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Aquatic habitats fluctuate with the seasons, limiting distribution of fishes during the dry season.

Brown Bullhead. Photo © Noel Burkhead
Brown Bullhead. Photo © Noel Burkhead

Close to 100 species of freshwater fish have been documented in south Florida including aquatic habitats throughout the Everglades region.

These fish include :

During drought conditions, aquatic habitats became scarce. Photo courtesy South Florida Water Management District
During drought conditions, aquatic habitats became scarce. Photo courtesy South Florida Water Management District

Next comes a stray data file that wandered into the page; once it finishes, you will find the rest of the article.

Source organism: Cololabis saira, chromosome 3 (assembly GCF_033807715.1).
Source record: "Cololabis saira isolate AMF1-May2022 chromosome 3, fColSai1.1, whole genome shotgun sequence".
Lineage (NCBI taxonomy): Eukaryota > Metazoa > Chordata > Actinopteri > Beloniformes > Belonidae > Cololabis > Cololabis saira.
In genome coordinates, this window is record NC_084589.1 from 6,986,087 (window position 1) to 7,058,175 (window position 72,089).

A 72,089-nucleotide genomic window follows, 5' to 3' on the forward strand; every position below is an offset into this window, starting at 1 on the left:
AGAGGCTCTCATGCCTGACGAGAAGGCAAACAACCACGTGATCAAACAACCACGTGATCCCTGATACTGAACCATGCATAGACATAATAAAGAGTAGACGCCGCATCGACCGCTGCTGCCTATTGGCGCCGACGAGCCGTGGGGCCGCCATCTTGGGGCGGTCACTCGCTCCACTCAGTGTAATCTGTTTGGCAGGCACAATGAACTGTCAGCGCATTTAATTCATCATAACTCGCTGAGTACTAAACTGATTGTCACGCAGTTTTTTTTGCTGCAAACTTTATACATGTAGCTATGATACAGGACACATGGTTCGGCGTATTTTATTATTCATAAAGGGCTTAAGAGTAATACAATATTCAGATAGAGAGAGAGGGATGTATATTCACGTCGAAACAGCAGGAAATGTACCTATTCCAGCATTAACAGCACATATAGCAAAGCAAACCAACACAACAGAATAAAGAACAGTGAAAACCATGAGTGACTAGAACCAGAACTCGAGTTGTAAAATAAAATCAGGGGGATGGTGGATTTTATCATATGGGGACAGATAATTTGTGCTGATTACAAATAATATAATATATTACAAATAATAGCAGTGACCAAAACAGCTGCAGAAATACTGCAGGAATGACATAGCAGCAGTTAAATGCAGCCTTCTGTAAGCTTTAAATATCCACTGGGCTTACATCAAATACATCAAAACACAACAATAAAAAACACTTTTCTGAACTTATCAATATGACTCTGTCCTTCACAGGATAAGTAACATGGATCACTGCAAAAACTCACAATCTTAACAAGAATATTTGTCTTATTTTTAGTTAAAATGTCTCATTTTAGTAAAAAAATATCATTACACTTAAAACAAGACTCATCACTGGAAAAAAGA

During the rainy season, flooding scatters fish across the everglades while during the dry season water fish become limited to deeper water habitats and gator holes. Changes in water level and dissolved oxygen concentrations require fish to be specially adapted to this ever-changing environment. Some fish are able burrow into the sediments and aestivate (live in a dormant state) during the dry season.

Pelican diving for fish. Photo courtesy South Florida Water Management District
Pelican diving for fish. Photo courtesy South Florida Water Management District

Fish provide a mainstay in the everglades food webs. Feeding an algae, aquatic insects, and crustaceans, fish in turn provide food for a variety of predators including alligators and wading birds as well as larger fish.